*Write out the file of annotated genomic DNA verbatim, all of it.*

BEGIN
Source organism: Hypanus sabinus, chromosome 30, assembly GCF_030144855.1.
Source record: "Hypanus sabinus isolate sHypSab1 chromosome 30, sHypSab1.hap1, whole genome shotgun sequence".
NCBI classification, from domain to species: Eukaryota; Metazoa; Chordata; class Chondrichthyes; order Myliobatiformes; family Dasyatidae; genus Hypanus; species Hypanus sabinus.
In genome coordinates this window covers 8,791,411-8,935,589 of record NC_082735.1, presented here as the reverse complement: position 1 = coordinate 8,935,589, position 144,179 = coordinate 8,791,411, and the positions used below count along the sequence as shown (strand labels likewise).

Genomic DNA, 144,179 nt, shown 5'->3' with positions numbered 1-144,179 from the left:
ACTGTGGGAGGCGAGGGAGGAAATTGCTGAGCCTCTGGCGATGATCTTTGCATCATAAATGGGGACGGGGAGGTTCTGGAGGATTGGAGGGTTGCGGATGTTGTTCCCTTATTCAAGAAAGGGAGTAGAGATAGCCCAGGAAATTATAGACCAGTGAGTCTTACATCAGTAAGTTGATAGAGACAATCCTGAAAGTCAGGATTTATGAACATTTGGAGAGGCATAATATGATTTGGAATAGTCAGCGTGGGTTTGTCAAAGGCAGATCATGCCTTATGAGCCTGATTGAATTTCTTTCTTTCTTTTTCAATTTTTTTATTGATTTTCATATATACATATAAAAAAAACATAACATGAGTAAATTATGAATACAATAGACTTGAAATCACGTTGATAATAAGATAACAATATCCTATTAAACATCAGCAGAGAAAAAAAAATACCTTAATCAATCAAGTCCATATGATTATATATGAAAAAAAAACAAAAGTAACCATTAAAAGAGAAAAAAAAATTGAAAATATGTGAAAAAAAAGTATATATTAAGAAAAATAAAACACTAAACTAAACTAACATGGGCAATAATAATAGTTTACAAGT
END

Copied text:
Source organism: Hypanus sabinus, chromosome 30, assembly GCF_030144855.1.
Source record: "Hypanus sabinus isolate sHypSab1 chromosome 30, sHypSab1.hap1, whole genome shotgun sequence".
NCBI classification, from domain to species: Eukaryota; Metazoa; Chordata; class Chondrichthyes; order Myliobatiformes; family Dasyatidae; genus Hypanus; species Hypanus sabinus.
In genome coordinates this window covers 8,791,411-8,935,589 of record NC_082735.1, presented here as the reverse complement: position 1 = coordinate 8,935,589, position 144,179 = coordinate 8,791,411, and the positions used below count along the sequence as shown (strand labels likewise).

Genomic DNA, 144,179 nt, shown 5'->3' with positions numbered 1-144,179 from the left:
ACTGTGGGAGGCGAGGGAGGAAATTGCTGAGCCTCTGGCGATGATCTTTGCATCATAAATGGGGACGGGGAGGTTCTGGAGGATTGGAGGGTTGCGGATGTTGTTCCCTTATTCAAGAAAGGGAGTAGAGATAGCCCAGGAAATTATAGACCAGTGAGTCTTACATCAGTAAGTTGATAGAGACAATCCTGAAAGTCAGGATTTATGAACATTTGGAGAGGCATAATATGATTTGGAATAGTCAGCGTGGGTTTGTCAAAGGCAGATCATGCCTTATGAGCCTGATTGAATTTCTTTCTTTCTTTTTCAATTTTTTTATTGATTTTCATATATACATATAAAAAAAACATAACATGAGTAAATTATGAATACAATAGACTTGAAATCACGTTGATAATAAGATAACAATATCCTATTAAACATCAGCAGAGAAAAAAAAATACCTTAATCAATCAAGTCCATATGATTATATATGAAAAAAAAACAAAAGTAACCATTAAAAGAGAAAAAAAAATTGAAAATATGTGAAAAAAAAGTATATATTAAGAAAAATAAAACACTAAACTAAACTAACATGGGCAATAATAATAGTTTACAAGT